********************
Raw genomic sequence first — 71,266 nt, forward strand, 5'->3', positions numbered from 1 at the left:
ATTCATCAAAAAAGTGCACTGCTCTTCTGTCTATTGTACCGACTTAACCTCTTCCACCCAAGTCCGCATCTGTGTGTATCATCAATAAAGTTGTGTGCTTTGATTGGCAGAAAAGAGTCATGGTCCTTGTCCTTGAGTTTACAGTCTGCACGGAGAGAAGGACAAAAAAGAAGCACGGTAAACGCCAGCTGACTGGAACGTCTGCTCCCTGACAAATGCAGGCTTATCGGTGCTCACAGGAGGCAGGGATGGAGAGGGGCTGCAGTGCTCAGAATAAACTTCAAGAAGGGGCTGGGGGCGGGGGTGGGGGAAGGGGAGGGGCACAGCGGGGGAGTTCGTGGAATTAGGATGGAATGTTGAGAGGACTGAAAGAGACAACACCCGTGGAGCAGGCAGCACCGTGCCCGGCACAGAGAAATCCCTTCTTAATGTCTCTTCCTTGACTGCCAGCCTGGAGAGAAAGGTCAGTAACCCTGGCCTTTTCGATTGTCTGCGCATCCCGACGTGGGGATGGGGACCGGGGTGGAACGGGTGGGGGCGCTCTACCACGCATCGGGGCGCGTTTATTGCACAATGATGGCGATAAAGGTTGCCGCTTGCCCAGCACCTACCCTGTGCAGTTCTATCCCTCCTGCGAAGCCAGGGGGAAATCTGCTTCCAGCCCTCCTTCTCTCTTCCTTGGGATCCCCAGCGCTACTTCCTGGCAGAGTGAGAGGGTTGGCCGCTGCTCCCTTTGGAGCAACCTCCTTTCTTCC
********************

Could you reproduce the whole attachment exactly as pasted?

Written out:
Raw genomic sequence first — 71,266 nt, forward strand, 5'->3', positions numbered from 1 at the left:
ATTCATCAAAAAAGTGCACTGCTCTTCTGTCTATTGTACCGACTTAACCTCTTCCACCCAAGTCCGCATCTGTGTGTATCATCAATAAAGTTGTGTGCTTTGATTGGCAGAAAAGAGTCATGGTCCTTGTCCTTGAGTTTACAGTCTGCACGGAGAGAAGGACAAAAAAGAAGCACGGTAAACGCCAGCTGACTGGAACGTCTGCTCCCTGACAAATGCAGGCTTATCGGTGCTCACAGGAGGCAGGGATGGAGAGGGGCTGCAGTGCTCAGAATAAACTTCAAGAAGGGGCTGGGGGCGGGGGTGGGGGAAGGGGAGGGGCACAGCGGGGGAGTTCGTGGAATTAGGATGGAATGTTGAGAGGACTGAAAGAGACAACACCCGTGGAGCAGGCAGCACCGTGCCCGGCACAGAGAAATCCCTTCTTAATGTCTCTTCCTTGACTGCCAGCCTGGAGAGAAAGGTCAGTAACCCTGGCCTTTTCGATTGTCTGCGCATCCCGACGTGGGGATGGGGACCGGGGTGGAACGGGTGGGGGCGCTCTACCACGCATCGGGGCGCGTTTATTGCACAATGATGGCGATAAAGGTTGCCGCTTGCCCAGCACCTACCCTGTGCAGTTCTATCCCTCCTGCGAAGCCAGGGGGAAATCTGCTTCCAGCCCTCCTTCTCTCTTCCTTGGGATCCCCAGCGCTACTTCCTGGCAGAGTGAGAGGGTTGGCCGCTGCTCCCTTTGGAGCAACCTCCTTTCTTCC